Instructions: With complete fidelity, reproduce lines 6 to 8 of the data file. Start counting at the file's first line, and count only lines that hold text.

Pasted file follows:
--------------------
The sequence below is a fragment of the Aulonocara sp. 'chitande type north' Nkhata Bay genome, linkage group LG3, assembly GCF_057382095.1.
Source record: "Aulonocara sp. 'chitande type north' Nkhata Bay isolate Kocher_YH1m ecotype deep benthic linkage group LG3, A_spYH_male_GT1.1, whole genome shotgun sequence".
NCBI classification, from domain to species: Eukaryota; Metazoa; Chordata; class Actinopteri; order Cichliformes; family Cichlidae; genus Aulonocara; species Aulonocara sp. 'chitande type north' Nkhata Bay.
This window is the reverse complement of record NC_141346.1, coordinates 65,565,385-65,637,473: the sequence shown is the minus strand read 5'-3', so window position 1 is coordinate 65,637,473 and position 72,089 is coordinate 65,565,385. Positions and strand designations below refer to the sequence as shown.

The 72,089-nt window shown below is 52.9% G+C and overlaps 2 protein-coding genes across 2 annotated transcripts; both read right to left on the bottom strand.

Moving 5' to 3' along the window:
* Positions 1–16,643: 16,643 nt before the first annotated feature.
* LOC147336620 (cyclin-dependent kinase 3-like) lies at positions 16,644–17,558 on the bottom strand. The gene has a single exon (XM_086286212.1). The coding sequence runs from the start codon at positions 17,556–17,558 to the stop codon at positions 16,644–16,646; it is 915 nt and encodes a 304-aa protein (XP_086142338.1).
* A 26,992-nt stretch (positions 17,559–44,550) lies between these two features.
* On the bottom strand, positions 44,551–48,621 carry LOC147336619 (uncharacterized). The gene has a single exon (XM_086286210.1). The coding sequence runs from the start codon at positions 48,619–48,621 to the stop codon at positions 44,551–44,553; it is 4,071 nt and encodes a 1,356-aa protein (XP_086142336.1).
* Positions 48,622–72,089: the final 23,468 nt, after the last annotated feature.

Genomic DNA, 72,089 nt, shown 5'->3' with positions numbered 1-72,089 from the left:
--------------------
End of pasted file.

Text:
Moving 5' to 3' along the window:
* Positions 1–16,643: 16,643 nt before the first annotated feature.
* LOC147336620 (cyclin-dependent kinase 3-like) lies at positions 16,644–17,558 on the bottom strand. The gene has a single exon (XM_086286212.1). The coding sequence runs from the start codon at positions 17,556–17,558 to the stop codon at positions 16,644–16,646; it is 915 nt and encodes a 304-aa protein (XP_086142338.1).